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Crime & Courts

Psychologist's testimony to be limited at Curl trial

SYCAMORE – A clinical psychologist will be limited in the testimony she can give during the murder trial of William “Billy” Curl, a judge ruled Tuesday.

DeKalb County Presiding Judge Robbin Stuckert, who earlier denied prosecutors’ request to bar testimony from a forensic psychologist, granted the state’s motion Tuesday to limit the scope of the doctor’s testimony at Curl’s trial, which is scheduled to begin April 11.

Psychologist Jayne Braden can testify about her diagnosis of Curl’s mental conditions, but will not be able to talk about any statements Curl made to her about the charges he faces.

Curl, 36, of DeKalb, is accused of murder, concealing a homicidal death, arson and criminal sexual assault in the death of Northern Illinois University freshman Antinette “Toni” Keller’s in October 2010.

Stephanie Klein, a prosecutor with the DeKalb County State’s Attorney Office, said she was pleased with the ruling.

“The scope of what Braden will be allowed to testify on is going to be limited,” she said. “I believe that was the legally correct ruling.”

DeKalb County Public Defender Tom McCulloch argued for relaxed limits on the testimony, citing the doctrine of completeness.

Now known as Rule 106 of the Federal Rules of Evidence, the rule states that if one party introduces part of a written or recorded statement, the other party may request any other part of that statement to be considered for context, even if it is generally considered hearsay.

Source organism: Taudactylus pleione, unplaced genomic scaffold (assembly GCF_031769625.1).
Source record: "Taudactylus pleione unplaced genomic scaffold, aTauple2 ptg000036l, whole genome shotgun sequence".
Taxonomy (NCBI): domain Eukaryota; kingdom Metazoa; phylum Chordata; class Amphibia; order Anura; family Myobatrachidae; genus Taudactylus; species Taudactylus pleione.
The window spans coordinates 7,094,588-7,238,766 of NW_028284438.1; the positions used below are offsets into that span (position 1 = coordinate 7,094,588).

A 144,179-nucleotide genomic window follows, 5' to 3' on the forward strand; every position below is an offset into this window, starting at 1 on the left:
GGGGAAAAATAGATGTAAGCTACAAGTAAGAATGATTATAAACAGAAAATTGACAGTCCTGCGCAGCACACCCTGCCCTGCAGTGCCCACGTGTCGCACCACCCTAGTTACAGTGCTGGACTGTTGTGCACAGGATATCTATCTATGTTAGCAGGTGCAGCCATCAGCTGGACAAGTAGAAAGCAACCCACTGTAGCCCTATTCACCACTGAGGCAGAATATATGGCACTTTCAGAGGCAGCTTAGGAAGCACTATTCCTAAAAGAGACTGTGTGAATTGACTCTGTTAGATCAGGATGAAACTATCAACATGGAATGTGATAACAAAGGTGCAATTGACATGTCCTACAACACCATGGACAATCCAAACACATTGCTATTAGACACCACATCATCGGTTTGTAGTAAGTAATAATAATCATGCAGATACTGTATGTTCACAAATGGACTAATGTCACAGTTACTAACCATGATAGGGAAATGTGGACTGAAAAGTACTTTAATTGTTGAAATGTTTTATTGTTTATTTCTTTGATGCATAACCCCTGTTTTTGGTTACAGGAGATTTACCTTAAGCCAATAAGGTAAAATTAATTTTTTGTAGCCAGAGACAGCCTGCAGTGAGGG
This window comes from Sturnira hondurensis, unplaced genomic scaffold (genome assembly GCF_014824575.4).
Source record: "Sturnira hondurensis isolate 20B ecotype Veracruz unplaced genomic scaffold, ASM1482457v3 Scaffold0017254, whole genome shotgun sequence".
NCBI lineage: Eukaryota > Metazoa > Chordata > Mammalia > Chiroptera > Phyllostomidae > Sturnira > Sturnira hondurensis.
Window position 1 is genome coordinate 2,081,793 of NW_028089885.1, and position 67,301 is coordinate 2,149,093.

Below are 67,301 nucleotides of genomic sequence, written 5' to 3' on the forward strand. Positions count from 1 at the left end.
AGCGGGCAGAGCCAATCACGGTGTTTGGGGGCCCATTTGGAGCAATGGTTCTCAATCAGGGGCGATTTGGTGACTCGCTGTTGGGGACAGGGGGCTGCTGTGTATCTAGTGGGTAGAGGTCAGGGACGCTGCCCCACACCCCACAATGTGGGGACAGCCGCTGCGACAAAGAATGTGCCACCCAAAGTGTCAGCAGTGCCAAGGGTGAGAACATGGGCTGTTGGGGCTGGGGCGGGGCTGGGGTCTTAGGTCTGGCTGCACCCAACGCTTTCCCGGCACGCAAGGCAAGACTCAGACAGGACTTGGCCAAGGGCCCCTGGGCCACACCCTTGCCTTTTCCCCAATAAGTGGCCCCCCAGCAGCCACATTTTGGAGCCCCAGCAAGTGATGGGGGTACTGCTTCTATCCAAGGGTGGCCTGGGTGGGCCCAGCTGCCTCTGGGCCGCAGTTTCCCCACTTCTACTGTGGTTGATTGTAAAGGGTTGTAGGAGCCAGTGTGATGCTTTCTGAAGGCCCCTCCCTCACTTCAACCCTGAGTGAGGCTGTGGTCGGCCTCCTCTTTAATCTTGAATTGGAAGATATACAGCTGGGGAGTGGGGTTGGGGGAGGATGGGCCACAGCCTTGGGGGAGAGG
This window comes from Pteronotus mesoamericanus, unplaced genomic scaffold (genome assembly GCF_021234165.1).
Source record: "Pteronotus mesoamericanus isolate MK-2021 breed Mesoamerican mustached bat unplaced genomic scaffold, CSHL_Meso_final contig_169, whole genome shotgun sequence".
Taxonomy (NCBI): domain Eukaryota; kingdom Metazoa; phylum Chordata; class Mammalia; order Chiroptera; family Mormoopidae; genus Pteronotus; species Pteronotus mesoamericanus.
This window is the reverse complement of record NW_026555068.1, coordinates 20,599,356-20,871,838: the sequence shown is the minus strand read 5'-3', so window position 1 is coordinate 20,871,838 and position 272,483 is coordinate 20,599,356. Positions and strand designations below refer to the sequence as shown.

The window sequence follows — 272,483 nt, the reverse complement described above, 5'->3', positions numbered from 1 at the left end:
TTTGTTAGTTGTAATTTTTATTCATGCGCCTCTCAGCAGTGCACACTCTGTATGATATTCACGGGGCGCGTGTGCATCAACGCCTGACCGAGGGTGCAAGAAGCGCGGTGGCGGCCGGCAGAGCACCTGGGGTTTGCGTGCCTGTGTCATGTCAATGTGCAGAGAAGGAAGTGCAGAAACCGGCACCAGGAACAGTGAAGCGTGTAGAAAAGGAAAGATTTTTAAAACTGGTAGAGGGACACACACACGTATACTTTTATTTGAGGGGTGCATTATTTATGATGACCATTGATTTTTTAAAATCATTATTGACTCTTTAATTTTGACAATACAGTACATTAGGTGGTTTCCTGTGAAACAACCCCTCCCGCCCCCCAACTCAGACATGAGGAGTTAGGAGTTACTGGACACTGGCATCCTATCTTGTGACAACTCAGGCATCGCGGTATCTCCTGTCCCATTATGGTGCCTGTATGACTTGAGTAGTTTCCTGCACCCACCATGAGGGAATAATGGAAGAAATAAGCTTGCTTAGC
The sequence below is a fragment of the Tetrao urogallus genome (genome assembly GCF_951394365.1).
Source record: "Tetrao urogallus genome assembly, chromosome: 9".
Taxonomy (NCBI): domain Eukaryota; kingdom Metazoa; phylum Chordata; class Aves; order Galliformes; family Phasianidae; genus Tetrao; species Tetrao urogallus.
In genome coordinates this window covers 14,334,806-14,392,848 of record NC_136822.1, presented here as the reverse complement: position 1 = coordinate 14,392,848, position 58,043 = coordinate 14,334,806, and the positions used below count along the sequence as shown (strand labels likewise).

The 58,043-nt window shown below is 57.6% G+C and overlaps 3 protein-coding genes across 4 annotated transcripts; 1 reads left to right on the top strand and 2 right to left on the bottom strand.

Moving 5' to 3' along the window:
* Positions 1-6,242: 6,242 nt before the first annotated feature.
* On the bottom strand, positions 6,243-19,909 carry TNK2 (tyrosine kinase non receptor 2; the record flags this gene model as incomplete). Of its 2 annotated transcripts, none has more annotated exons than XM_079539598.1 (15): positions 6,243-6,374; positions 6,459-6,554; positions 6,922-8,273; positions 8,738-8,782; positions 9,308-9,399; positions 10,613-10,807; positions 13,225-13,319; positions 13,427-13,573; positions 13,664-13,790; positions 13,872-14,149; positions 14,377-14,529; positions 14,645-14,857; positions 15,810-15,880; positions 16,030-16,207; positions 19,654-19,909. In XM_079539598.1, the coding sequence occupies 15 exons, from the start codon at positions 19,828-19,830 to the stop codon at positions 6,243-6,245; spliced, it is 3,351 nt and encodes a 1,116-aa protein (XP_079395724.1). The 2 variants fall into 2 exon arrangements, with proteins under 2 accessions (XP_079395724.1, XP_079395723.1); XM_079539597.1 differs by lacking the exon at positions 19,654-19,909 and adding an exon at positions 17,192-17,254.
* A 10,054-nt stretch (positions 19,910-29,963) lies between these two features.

Prosecutors argued Curl’s statements regarding the charges to Braden and police officers should be considered hearsay.

Stuckert agreed with the McCulloch in part, saying she could not prematurely rule on Braden’s testimony and both sides would need to object during the testimony.    

“We’re doing this in piecemeal,” McCulloch said of the pretrial process. “I think it was a very fair ruling.”

Defense attorneys also asked prosecutors to clarify language in Curl’s indictment.

McCulloch said that instead of language such as “on or about” and “in DeKalb County,” the prosecution needs precise terms for when, where and how the alleged crimes took place.

“We’re just asking [prosecutors] to commit,” McCulloch said.

The issue will be addressed at Curl’s next court appearance, scheduled for Feb. 26.

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